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|Articles - January 2014|
|Monday, December 09, 2013|
Research editors often toil, unsung, behind the scenes, gathering information and crunching numbers, while reporters who write the narrative stories grab the glitz and the glamour.
In honor of our annual Power Book issue, a research editor’s tour de force, let me bring OB Research Director Brandon Sawyer and the Power Book backstory into the limelight.
Compiling our annual book of lists requires impeccable research skills, a gracious customer service demeanor and meticulous attention to detail. Fortunately, Brandon, who has been putting together the industry rankings since 2001, possesses those qualities in spades.
“I have a memory for details and enjoy getting lost in them,” Brandon says. “I make sure every dot is included, the formatting is done to style and we don’t leave out any information.”
He takes me through some of the procedural highlights. One of the most important tasks is developing a ranking criterion for each industry that is at once accurate, relevant, and, equally important, realistic. “You have to have something companies are willing to disclose and that is fair,” he says.
For example: Our banking list is ranked according to dollar deposits; the university segment is based on enrollment; and health plans are organized according to number of members.
Ensuring companies and organizations respond to the survey is another challenge. So is verifying the accuracy of the information they provide. This year Brandon sent out about 5,000 surveys and thousands of emails, and he made hundreds of follow-up phone calls, a task that requires infinite patience, along with that gracious demeanor.
The Power Book process boils down to “triaging your resources,” Brandon says. But the payoff is worth it. “The most satisfying part is knowing the list is an accurate representation of industry in the state — that this is the right snapshot.”
A keepsake issue, the Power Book serves as an essential resource for businesses and a tool for companies to see how they stack up against their competitors.
This year’s Power Book also takes on new relevance. As documented in “Age of Disruption,” this month’s feature on the rapid changes upending society, mining masses of data is becoming an important part of business as usual. It’s called “big data,” the analysis of the unstructured data sets generated by financial transactions, medical records, mobile phones, etc.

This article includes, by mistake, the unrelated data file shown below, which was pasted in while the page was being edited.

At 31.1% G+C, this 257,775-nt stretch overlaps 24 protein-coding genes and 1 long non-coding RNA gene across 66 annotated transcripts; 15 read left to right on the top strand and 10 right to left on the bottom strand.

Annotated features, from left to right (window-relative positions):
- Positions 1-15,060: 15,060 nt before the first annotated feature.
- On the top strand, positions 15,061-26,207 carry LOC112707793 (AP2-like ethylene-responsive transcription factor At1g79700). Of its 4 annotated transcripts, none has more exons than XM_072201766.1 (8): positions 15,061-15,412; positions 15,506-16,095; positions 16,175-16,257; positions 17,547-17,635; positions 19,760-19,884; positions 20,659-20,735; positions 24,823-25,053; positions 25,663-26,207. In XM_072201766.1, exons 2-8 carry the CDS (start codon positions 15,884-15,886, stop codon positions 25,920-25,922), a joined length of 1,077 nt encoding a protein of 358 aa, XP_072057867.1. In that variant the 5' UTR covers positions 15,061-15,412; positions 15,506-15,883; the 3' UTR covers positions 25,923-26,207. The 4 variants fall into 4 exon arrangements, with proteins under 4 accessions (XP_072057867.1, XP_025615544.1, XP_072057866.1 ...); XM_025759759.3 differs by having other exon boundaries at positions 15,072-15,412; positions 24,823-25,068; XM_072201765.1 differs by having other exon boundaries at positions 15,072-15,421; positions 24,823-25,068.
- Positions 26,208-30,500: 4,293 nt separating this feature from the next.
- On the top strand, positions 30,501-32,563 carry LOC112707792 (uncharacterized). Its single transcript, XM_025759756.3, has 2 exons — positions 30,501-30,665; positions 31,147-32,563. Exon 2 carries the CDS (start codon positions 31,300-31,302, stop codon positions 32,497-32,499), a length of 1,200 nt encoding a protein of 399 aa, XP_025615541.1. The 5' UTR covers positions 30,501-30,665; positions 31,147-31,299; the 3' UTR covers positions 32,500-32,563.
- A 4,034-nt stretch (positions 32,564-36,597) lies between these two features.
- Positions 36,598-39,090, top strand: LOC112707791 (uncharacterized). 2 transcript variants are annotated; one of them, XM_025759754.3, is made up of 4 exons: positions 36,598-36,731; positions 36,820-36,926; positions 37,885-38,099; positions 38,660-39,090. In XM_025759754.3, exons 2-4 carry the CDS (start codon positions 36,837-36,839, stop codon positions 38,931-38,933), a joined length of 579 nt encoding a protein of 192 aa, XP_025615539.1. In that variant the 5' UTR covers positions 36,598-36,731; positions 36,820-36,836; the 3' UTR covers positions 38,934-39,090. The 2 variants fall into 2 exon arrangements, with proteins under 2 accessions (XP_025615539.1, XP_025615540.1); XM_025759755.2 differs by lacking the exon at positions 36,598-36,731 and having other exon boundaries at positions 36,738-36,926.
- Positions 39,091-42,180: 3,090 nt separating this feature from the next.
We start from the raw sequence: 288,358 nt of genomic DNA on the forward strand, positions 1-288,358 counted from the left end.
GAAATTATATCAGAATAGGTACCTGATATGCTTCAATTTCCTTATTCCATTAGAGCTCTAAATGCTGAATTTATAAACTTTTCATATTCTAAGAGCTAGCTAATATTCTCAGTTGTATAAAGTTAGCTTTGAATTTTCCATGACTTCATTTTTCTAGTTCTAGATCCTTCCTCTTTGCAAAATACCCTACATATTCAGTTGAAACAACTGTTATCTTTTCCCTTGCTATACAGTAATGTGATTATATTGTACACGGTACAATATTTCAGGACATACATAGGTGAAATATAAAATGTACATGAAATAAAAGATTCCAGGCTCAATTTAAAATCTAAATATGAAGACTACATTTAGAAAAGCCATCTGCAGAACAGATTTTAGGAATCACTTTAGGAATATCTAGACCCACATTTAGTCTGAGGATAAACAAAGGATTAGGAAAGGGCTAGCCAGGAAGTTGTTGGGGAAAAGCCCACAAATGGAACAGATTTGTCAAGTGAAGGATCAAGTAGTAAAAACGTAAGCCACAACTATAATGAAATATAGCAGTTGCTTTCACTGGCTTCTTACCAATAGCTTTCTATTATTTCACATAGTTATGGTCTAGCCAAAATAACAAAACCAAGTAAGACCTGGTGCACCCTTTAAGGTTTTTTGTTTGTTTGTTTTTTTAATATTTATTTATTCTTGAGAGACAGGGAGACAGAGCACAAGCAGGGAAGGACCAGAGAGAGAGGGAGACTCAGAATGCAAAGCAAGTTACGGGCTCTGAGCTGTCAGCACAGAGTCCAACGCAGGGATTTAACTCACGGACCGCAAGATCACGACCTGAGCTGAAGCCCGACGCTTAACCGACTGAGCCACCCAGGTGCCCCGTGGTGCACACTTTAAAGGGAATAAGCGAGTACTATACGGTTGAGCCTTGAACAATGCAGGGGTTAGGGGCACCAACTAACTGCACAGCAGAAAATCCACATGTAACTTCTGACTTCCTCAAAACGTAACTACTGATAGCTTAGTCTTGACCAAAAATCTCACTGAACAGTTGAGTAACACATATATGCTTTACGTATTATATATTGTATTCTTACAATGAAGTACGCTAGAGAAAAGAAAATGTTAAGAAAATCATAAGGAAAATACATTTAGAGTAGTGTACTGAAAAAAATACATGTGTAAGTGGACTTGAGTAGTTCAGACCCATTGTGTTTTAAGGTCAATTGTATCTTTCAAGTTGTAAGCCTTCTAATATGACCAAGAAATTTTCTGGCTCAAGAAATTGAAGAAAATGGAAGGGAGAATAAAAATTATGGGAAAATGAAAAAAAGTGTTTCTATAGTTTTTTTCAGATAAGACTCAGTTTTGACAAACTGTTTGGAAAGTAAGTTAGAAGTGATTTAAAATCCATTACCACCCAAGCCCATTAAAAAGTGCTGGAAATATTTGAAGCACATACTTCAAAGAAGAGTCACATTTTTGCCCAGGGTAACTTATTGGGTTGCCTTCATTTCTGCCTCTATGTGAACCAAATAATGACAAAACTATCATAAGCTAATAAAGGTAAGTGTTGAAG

Those who can make sense of that information are becoming the gatekeepers of a new era. “Data scientists,” proclaimed one source giddily, “are the new rock stars.”
Ah yes, the world, it seems, is awakening to what we here at Oregon Business have known for years. Behind every great project is a great data analyst, or, in our case, a great research director: Brandon Sawyer.
Wednesday, February 18, 2015
BY JACOB PALMER | OB DIGITAL NEWS EDITOR
NBA commissioner: "I would love to end up having an All-Star Game in Portland. It's really just a function of ensuring that we can fit in town."
Wednesday, January 28, 2015
BY LINDA BAKER | OB EDITOR
What is the impact of the legal pot industry on carbon emissions?
Tuesday, January 27, 2015
BY LINDA BAKER
Researchers in a multitude of disciplines are searching for ways to soak up excess carbon dioxide, the compound that contributes to global warming.
Tuesday, February 24, 2015
BY KIM MOORE | OB RESEARCH EDITOR
A conversation with Donna Earley, director of sales and marketing for the Salem Convention Center.
Thursday, January 29, 2015
BY JASON NORRIS | OB GUEST BLOGGER
Active vs. passive investing: what you need to know.
Monday, January 26, 2015
BY KIM MOORE
After more than a decade of wrangling, construction on a convention center hotel in Portland is slated to start this summer. But debate over project financing continues.
Friday, February 27, 2015
BY OB STAFF
Oregon Business held its 22nd annual 100 Best Companies to Work For in Oregon celebration Thursday night in the Oregon Convention Center.
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